On Commendation of the Soul and Expiration

God’s Final Act of Mercy: A Reminder to Remember the Faithful Departed This November

Devon Wattam End of life Faith Formation Ink Slingers Last Rites/Anointing of the Sick Prayer

Funerals, Their Charm, & Praying for the Dead


When I was a little girl, I loved funerals. Not just because they meant that we got to eat fried chicken, casseroles, and endless desserts or listen to stories of our beloved on the back-porch swing into the hours of night. It was what came with all that glorious togetherness that gripped my heart: participating with the transcendent. 

Family rosaries huddled together in a living room too small for the forty plus members of our clan, incense rising over the casket that my uncles would carry into the back of the church, names being added to every intention list known to God and man. It was captivating.

Death meant family time, good food, and prayer. What more was there?

Catholics have a unique relationship with death because we get to show our love for people in a special way after they die. We recognize that we are not God, who determines where our loved ones will spend eternity, and so in faith and charity, we pray that despite their imperfections, the Lord will have mercy on them and welcome them into heaven.

While some might find them somber, Catholic funerals are really nothing more than testaments of gratitude and love. They’re opportunities for family and friends to thank the Lord for the deceased’s life, but also to intercede for them, asking that they attain eternal life. They’re beautiful.

At my husband’s previous duty station, my family would occasionally attend the base chapel that did something during Mass that I found extraordinary. Every Sunday, before the general intentions were read, someone would read the names of US military members who had died serving our country that week. I was astounded that nearly every week there was at least one name read; there are still men and women dying for our freedom on a regular basis.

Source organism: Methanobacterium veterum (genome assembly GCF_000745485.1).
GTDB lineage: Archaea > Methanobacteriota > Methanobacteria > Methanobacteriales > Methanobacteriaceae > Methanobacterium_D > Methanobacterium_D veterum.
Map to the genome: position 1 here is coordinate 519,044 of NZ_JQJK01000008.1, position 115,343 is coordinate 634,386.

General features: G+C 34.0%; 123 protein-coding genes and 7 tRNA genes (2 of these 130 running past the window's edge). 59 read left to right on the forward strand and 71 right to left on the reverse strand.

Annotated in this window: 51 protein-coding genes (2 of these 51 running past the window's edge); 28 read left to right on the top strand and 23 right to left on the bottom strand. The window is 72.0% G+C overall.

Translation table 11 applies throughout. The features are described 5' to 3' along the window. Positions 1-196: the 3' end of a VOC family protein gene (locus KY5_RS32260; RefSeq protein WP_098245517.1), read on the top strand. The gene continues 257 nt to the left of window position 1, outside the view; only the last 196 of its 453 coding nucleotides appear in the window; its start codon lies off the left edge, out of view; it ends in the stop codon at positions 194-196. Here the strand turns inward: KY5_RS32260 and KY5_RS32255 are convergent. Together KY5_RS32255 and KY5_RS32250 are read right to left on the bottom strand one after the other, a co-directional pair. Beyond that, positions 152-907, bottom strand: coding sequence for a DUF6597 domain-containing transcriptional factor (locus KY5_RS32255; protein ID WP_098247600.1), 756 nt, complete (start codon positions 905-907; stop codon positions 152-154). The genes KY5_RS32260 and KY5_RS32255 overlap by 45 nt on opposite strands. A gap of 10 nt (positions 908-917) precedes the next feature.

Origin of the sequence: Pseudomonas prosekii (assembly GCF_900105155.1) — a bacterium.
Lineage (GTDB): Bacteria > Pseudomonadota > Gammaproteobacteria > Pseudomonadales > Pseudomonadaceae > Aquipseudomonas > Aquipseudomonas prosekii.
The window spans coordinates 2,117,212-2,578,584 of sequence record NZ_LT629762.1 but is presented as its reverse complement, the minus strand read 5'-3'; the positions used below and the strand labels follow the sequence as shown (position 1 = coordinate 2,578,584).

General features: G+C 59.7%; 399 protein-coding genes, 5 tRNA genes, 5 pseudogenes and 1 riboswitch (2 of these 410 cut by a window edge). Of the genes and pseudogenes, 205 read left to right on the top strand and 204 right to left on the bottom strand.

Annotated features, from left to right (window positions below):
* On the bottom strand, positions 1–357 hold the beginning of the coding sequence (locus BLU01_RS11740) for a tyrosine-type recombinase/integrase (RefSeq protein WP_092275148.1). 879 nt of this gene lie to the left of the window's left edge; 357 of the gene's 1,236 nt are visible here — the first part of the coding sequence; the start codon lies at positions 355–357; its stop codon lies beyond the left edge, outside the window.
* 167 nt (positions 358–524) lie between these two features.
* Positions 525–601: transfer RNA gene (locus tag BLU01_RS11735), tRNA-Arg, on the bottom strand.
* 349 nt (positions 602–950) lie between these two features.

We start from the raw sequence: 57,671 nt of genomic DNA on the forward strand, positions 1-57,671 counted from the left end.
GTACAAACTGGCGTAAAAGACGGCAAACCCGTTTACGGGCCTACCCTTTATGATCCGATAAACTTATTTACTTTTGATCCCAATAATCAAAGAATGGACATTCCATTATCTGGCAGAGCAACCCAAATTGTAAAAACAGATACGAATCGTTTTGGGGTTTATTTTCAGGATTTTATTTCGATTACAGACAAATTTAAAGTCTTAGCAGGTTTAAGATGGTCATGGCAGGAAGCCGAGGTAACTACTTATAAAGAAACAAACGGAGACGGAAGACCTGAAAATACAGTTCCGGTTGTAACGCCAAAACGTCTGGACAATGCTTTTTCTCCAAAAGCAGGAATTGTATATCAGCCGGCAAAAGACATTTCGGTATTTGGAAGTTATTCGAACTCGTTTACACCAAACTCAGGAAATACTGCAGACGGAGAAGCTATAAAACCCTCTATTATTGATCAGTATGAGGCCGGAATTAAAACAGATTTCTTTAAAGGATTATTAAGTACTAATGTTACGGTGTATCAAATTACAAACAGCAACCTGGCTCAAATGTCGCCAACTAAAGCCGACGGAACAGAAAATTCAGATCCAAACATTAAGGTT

After the name was read, a solemn bell rang. It was touching, yet chilling, and I could tell, was not lost on the hundred or so people who listened to those names each week. Names that the rest of the country might not ever hear, but were remembered in grateful prayer in that tiny chapel nonetheless.

Any death in the military is a tremendous loss for its members and our nation as a whole, but when a plane crashes it leaves a particular sting in the hearts of aviators and their families. Once the news breaks that a jet has gone down, wives and mothers hold their breath until they hear the voice of their loved one on the other end of the line, saying, “I’m ok.” 

But it’s little consolation, knowing that some other wife and mother won’t receive that moment of relief. Their anguish resonates throughout the entire naval aviation community, knowing that it could have been anyone. A loss for one is a loss for all, or as John Donne wrote, “don’t ask for whom the bell tolls. It tolls for thee.” 

Yet in the midst of the sorrow and confusion of a life cut short, we do not have to be paralyzed in our mourning. We can still act in love by cherishing the people we care about who are still alive, supporting the grieving loved ones left behind, and, of course, praying for the dead.

The things that drew me to funerals when I was small are still alluring to me today. Now that I’m older, though, I mourn those losses more deeply than before, imagining what could have been if the Lord gave them just a little more time here. But more than anything, I recognize and appreciate how special our prayers for our friends truly are once they’re gone. 

The quality time that comes with a funeral is special, the food is nice, but the prayers we pray are what sustain our hope. Hope that the story doesn’t end when we lose someone, and our love for and friendship with that person doesn’t stop, it’s made new. Hope for eternal life.